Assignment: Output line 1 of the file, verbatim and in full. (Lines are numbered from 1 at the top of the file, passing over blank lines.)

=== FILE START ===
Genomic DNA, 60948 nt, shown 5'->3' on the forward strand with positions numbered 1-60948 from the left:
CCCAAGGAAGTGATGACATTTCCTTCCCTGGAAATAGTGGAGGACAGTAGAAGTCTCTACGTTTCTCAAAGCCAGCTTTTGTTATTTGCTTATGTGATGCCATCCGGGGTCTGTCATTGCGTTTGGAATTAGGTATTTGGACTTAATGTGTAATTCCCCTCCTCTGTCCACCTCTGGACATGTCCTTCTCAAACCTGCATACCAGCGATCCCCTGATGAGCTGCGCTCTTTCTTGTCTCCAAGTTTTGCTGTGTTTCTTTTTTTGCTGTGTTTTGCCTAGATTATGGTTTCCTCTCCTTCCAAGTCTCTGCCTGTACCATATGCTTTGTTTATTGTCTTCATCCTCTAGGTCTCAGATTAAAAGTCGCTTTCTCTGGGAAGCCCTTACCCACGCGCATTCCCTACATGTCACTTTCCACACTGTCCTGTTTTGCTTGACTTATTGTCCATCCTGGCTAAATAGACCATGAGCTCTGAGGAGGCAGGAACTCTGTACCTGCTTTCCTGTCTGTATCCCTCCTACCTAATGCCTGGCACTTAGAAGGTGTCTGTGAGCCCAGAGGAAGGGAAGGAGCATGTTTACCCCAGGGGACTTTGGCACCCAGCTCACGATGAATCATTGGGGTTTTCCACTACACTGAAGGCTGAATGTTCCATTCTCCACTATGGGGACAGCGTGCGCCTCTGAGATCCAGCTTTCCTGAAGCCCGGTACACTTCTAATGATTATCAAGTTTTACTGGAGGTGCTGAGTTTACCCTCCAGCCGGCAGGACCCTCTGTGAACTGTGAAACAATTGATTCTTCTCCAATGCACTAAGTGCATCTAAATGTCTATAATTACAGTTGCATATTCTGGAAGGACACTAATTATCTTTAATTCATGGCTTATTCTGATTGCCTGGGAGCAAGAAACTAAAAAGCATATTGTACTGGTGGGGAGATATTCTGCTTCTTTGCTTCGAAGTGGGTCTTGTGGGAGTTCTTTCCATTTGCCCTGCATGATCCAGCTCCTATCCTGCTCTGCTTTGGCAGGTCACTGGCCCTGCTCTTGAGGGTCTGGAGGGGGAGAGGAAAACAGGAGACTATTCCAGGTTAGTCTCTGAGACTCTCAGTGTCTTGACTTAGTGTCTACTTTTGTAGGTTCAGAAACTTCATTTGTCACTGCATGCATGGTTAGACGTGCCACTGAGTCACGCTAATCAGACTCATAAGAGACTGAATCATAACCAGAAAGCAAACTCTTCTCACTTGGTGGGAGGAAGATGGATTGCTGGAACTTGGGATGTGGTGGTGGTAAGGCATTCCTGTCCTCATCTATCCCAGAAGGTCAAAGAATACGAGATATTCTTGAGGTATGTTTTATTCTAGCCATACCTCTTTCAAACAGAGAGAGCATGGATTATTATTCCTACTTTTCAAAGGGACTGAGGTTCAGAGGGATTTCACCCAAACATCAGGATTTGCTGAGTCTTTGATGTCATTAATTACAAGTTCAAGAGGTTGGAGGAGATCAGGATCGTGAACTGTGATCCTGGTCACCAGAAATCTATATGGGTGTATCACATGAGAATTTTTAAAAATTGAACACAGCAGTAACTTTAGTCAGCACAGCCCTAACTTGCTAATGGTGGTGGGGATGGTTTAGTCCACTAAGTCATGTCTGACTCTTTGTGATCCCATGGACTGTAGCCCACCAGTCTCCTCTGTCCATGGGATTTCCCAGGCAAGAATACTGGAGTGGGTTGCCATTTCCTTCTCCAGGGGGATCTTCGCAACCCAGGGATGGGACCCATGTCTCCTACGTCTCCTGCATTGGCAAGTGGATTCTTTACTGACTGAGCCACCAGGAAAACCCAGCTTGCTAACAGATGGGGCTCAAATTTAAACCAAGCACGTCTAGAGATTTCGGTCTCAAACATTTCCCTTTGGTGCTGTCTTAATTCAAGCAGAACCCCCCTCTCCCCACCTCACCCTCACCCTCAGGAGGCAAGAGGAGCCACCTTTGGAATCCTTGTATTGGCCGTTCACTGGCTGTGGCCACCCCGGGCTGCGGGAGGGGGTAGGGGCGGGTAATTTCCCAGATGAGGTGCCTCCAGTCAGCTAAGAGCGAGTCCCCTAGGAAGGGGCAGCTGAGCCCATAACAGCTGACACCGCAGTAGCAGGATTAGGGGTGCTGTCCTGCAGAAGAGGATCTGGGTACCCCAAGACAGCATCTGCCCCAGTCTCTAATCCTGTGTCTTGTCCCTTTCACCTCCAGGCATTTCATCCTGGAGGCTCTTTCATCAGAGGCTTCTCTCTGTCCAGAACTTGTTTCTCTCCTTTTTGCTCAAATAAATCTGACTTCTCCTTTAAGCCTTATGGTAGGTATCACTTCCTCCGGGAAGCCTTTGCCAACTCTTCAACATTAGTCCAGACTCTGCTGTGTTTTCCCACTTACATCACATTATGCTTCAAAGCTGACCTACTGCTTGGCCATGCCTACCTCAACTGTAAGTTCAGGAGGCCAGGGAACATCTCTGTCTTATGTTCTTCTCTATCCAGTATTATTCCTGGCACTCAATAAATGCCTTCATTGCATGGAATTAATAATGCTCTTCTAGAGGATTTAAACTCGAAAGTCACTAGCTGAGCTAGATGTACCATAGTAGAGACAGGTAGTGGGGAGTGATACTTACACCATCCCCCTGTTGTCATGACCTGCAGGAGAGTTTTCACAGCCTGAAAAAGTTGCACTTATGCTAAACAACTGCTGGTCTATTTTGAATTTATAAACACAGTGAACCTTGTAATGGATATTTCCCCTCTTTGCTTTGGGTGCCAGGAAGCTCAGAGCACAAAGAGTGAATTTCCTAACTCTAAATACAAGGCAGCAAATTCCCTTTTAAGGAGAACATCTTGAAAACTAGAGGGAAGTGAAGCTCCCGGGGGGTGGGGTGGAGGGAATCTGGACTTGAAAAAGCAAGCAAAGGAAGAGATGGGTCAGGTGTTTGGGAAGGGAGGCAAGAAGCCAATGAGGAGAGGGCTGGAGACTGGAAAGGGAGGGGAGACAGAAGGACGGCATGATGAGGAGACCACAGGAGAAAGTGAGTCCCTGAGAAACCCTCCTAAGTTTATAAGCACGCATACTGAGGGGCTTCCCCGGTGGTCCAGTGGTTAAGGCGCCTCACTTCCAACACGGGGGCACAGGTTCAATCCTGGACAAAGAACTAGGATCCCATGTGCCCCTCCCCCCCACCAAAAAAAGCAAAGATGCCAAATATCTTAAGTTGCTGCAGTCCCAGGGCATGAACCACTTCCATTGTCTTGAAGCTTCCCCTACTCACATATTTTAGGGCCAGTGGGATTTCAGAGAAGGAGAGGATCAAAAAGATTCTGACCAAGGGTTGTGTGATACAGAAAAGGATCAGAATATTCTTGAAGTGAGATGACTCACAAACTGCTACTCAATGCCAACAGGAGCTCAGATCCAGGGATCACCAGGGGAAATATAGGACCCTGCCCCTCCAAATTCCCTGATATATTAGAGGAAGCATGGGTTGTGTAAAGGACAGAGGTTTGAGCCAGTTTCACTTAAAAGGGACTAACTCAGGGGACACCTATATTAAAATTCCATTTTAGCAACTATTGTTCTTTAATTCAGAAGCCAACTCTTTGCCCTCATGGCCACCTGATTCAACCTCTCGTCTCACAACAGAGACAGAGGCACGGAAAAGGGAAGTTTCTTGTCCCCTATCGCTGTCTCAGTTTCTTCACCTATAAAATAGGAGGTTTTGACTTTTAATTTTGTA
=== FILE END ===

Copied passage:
Genomic DNA, 60948 nt, shown 5'->3' on the forward strand with positions numbered 1-60948 from the left: